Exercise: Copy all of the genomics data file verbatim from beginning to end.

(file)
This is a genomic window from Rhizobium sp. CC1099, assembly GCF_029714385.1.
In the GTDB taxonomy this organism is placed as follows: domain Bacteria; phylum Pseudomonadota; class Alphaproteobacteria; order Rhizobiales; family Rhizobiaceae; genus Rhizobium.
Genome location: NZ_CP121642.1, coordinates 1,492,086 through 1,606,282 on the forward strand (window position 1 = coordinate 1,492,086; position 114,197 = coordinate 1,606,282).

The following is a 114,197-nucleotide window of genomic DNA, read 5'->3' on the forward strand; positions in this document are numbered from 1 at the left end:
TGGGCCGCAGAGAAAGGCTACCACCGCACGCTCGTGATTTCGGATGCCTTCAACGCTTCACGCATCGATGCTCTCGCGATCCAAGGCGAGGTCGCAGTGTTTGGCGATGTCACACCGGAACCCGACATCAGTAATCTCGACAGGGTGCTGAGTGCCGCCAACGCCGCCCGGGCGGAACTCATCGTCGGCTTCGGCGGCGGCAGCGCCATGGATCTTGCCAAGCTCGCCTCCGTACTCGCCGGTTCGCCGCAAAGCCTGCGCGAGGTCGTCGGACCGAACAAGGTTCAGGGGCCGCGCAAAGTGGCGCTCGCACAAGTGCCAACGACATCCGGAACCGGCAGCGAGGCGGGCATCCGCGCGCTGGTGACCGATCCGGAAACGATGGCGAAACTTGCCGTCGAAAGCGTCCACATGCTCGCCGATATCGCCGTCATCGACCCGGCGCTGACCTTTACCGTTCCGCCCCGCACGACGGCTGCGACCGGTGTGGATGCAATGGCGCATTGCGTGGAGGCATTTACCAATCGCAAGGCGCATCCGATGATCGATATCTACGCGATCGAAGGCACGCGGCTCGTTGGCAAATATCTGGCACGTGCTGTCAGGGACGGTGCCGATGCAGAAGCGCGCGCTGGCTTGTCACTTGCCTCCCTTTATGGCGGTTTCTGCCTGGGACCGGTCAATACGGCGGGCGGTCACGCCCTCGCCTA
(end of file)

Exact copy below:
This is a genomic window from Rhizobium sp. CC1099, assembly GCF_029714385.1.
In the GTDB taxonomy this organism is placed as follows: domain Bacteria; phylum Pseudomonadota; class Alphaproteobacteria; order Rhizobiales; family Rhizobiaceae; genus Rhizobium.
Genome location: NZ_CP121642.1, coordinates 1,492,086 through 1,606,282 on the forward strand (window position 1 = coordinate 1,492,086; position 114,197 = coordinate 1,606,282).

The following is a 114,197-nucleotide window of genomic DNA, read 5'->3' on the forward strand; positions in this document are numbered from 1 at the left end:
TGGGCCGCAGAGAAAGGCTACCACCGCACGCTCGTGATTTCGGATGCCTTCAACGCTTCACGCATCGATGCTCTCGCGATCCAAGGCGAGGTCGCAGTGTTTGGCGATGTCACACCGGAACCCGACATCAGTAATCTCGACAGGGTGCTGAGTGCCGCCAACGCCGCCCGGGCGGAACTCATCGTCGGCTTCGGCGGCGGCAGCGCCATGGATCTTGCCAAGCTCGCCTCCGTACTCGCCGGTTCGCCGCAAAGCCTGCGCGAGGTCGTCGGACCGAACAAGGTTCAGGGGCCGCGCAAAGTGGCGCTCGCACAAGTGCCAACGACATCCGGAACCGGCAGCGAGGCGGGCATCCGCGCGCTGGTGACCGATCCGGAAACGATGGCGAAACTTGCCGTCGAAAGCGTCCACATGCTCGCCGATATCGCCGTCATCGACCCGGCGCTGACCTTTACCGTTCCGCCCCGCACGACGGCTGCGACCGGTGTGGATGCAATGGCGCATTGCGTGGAGGCATTTACCAATCGCAAGGCGCATCCGATGATCGATATCTACGCGATCGAAGGCACGCGGCTCGTTGGCAAATATCTGGCACGTGCTGTCAGGGACGGTGCCGATGCAGAAGCGCGCGCTGGCTTGTCACTTGCCTCCCTTTATGGCGGTTTCTGCCTGGGACCGGTCAATACGGCGGGCGGTCACGCCCTCGCCTA